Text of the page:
Senator Whish-Wilson (Greens-Tas) asked if Treasury had provided advise to the government on excluding universities from JobKeeper. She replied that Treasury had, “provided advice to government on the design of all elements of the JobKeeper programme, including the particular situations that universities were in.”

As to universities circumstance;

“The situation with universities is more complicated than a lot of businesses for a range of reasons. It’s partly the way in which GST turnover is measured for universities, and also the way in which revenue is accrued over time and the way in which particularly overseas student enrolments are recognised. It was for all of these reasons that the eligibility criteria for universities was set out in a different way than for other businesses, not only because of their definition of turnover but also the fact that they needed to meet a decline in turnover over a six-month period.”

So that explains it, the government wasn’t being hostile, things were “complicated.”

Every little saving helps at RMIT

The university says, “several grants are available … to provide with you the opportunity to pursue excellence in your research.” Just not next year

A notice to research leaders advises there will be no university scholarships, “through usual rounds” for research students in 2021.  There will be an update mid-year.

Students are advised to check scholarships in funded projects.

RMIT needs to find savings – Carnegie and Guthrie estimate it depends on international students for 43 per cent of total income from continuing operations last year, (CMM Friday). Larkins and Marshman rate it the second most at-risk university in the country, with available reserves unable to cover predicted declines in international student income, (CMM May 31).

Attrition: a problem for unis

University managements were largely silent during the deplorathon over the government decision to exclude people who fail half their subjects – funny that

Dan Tehan responded to the uproar at the end of last week, telling Rafael Epstein on ABC Radio in Melbourne, “What we don’t want is students taking on a study load that they can’t complete, leaving them without a qualification and a large debt. … And, so, when they are not doing well, we want universities and the student to be able to sit down and discuss how the student is performing. And, then, if need be, either provide additional assistance, or maybe steer them to another course which is more suitable for them …. “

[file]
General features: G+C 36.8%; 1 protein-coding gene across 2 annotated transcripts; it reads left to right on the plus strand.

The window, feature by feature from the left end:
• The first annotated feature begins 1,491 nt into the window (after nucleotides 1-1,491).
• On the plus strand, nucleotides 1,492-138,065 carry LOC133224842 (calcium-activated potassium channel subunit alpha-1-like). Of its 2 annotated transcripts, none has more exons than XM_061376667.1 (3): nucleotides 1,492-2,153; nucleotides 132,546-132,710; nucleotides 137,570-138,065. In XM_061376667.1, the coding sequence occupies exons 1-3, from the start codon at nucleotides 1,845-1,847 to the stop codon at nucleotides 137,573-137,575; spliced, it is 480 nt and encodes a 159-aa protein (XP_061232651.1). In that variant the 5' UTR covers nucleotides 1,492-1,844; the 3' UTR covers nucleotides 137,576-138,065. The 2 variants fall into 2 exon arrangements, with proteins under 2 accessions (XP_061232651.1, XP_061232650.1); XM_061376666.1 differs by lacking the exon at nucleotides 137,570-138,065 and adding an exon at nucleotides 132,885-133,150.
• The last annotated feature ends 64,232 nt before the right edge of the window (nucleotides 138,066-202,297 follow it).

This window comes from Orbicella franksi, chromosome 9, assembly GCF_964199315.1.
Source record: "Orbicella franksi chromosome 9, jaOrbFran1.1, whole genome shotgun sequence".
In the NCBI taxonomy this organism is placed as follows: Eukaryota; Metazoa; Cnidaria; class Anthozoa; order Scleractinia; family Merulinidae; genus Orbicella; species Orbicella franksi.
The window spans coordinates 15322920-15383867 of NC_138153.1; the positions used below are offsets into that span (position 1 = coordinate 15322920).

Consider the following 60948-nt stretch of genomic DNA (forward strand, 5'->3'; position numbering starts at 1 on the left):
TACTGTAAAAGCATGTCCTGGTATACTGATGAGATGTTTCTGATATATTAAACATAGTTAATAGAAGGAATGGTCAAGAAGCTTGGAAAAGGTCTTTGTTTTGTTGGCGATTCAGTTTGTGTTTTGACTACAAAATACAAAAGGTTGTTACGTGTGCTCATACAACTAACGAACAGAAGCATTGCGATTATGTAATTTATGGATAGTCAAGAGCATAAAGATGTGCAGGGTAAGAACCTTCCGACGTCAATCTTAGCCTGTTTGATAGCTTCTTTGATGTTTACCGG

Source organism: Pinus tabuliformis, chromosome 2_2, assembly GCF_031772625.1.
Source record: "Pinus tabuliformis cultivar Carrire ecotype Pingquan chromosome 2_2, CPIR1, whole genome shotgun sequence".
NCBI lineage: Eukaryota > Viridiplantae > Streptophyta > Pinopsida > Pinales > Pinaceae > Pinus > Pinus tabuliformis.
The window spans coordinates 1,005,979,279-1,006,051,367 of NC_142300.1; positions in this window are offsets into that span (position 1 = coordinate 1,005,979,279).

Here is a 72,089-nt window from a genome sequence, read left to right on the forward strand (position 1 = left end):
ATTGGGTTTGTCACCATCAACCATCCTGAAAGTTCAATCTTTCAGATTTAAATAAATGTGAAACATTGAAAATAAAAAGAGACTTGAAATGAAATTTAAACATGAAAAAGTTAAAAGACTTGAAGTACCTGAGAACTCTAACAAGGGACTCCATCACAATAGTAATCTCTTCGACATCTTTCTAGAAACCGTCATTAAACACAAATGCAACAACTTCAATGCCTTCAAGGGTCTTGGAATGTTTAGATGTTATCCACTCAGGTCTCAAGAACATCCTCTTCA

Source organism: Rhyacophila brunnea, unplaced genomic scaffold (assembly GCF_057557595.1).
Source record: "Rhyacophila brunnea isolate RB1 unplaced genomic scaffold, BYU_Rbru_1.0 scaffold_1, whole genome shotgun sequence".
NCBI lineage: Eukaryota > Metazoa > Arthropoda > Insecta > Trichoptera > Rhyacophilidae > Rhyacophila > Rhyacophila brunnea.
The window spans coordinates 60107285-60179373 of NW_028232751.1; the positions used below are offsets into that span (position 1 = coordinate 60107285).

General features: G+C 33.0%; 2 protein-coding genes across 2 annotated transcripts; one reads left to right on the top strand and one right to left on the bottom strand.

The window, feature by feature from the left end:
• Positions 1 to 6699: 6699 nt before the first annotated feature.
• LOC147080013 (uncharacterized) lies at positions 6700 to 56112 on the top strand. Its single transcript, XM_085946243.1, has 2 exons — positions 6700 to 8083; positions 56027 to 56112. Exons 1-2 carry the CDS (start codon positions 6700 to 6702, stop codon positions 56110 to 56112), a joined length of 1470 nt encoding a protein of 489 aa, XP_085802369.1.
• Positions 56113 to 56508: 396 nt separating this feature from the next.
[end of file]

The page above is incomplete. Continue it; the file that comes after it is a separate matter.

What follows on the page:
Which is a very polite way of pointing to a problem of the dare not speak its name kind –attrition.

Back in 2018 the Higher Education Standards Panel, report on attrition found; “significant improvements in provider approach are possible to maximise students’ chances of successfully completing their studies.”  (CMM June 8 2018).

And HESP was not having universities pointing to students’ SES as the main cause for their drop-out rates.  “An analysis using regression techniques showed that student characteristics only explained a small part of the overall variation in student attrition. The institution is a more important factor than the basis of admission, the student’s ATAR score, type of attendance, mode of attendance or age in explaining attrition.” (Although, HESP added, “measurable factors only explain 22.5 per cent of the overall variation in attrition.”)

Appointments, achievements

James Arvanitakis moves up PVC Engagement, from PVR Research and Graduate Studies, at Western Sydney U.

The Australian Council of Deans of Arts, Social Sciences and Humanities has a new executive; Cathy Coleborne (Uni Newcastle) is president. Nick Bisley (LT U) is secretary. Annamarie Jagose (Uni Sydney) is treasurer and Tony Ballantyne (Uni Otago) represents Aotearoa/New Zealand.

Clive Baldock joins Uni Wollongong as dean of graduate research. He moves from U Tasmania where he was PVC Researcher Development.

 Kevin Hall (DVC R) will leave Uni Newcastle in November to become vice chancellor of the University of Victoria, in British Columbia – where they lay welcomes on with a trowel.

The 2020 Victorian Young Tall Poppies for scientific achievement include; Nir Eynon (Victoria U0, Ben Henley (Uni Melbourne and Monash U), Francine Marques (Monash U). And among the South Australian YTPs are – Maria Inacio (South Australian Health and Medical Research Institute and Uni SA) and Janet Sluggett (UniSA and SAHMRI).